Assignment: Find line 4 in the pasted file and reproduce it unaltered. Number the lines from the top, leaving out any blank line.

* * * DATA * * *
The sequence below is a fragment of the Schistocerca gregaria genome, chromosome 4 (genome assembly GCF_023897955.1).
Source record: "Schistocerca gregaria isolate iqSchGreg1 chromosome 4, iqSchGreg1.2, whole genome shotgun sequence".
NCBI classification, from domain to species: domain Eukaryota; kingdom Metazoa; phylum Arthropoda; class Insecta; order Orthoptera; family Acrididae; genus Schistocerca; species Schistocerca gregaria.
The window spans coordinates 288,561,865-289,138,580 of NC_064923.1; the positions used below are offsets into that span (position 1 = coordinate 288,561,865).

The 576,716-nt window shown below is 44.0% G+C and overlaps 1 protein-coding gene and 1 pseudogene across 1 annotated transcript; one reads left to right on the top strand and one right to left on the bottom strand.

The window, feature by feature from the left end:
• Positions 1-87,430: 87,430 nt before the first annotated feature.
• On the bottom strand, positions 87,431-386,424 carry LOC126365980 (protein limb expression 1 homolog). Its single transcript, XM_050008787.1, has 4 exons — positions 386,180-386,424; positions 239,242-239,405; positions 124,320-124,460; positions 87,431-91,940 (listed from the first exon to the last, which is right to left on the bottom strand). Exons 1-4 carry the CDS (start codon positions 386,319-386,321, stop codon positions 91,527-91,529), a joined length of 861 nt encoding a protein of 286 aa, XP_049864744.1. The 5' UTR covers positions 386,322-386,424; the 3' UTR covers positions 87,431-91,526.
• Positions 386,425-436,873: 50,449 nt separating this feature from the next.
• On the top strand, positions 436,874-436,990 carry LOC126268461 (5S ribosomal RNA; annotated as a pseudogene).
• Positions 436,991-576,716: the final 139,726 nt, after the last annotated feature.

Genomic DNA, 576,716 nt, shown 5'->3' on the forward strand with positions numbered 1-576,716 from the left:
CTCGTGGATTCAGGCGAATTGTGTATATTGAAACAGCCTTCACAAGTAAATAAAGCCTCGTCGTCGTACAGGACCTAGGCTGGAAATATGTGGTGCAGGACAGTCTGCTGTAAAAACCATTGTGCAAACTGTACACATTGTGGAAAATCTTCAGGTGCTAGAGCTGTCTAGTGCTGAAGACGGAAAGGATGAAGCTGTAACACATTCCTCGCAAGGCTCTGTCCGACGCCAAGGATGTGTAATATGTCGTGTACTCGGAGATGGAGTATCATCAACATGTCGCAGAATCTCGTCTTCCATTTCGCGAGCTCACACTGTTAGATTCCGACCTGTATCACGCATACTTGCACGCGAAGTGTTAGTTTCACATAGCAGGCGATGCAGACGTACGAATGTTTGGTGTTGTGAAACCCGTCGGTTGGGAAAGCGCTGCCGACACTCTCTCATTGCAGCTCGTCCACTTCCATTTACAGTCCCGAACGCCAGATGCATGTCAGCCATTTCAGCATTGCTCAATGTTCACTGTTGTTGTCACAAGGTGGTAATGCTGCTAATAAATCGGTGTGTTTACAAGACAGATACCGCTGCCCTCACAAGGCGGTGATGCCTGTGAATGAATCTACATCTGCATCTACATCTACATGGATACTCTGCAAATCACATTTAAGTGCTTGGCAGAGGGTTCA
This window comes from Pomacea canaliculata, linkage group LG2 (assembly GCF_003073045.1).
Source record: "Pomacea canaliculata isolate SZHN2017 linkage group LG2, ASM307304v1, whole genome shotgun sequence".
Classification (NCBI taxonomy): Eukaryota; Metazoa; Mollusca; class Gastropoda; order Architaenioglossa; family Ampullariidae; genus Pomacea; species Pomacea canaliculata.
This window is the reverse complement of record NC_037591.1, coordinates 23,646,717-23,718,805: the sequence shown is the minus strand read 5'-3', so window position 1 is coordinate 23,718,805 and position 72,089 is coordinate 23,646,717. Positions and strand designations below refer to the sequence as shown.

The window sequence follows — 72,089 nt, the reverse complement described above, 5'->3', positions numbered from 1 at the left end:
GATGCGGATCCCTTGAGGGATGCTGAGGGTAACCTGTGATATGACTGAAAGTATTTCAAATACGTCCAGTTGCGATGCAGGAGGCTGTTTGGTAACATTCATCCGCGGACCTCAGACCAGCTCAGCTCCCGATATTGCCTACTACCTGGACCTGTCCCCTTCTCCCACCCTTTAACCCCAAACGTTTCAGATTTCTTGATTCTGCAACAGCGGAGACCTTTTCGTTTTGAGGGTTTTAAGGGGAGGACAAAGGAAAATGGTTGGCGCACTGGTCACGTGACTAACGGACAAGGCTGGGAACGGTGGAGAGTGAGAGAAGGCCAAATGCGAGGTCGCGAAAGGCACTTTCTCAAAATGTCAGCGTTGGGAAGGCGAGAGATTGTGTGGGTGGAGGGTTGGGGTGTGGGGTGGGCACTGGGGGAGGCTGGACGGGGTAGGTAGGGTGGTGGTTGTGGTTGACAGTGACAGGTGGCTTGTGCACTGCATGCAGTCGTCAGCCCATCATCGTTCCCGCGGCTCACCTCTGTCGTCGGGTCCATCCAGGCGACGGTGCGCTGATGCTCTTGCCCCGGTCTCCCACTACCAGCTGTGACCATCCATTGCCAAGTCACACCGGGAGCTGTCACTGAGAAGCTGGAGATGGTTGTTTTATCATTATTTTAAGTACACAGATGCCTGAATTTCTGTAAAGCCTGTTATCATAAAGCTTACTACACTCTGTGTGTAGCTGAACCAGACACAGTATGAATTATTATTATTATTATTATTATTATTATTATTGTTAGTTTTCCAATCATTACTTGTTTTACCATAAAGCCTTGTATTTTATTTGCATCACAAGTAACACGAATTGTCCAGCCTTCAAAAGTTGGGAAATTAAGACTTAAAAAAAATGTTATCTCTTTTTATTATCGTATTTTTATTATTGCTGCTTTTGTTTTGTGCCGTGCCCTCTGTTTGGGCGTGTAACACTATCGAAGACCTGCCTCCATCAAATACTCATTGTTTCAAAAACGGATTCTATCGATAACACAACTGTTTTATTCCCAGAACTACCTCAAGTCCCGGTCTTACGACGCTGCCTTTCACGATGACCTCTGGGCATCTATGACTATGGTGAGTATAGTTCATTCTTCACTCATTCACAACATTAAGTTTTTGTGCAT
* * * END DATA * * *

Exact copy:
The window spans coordinates 288,561,865-289,138,580 of NC_064923.1; the positions used below are offsets into that span (position 1 = coordinate 288,561,865).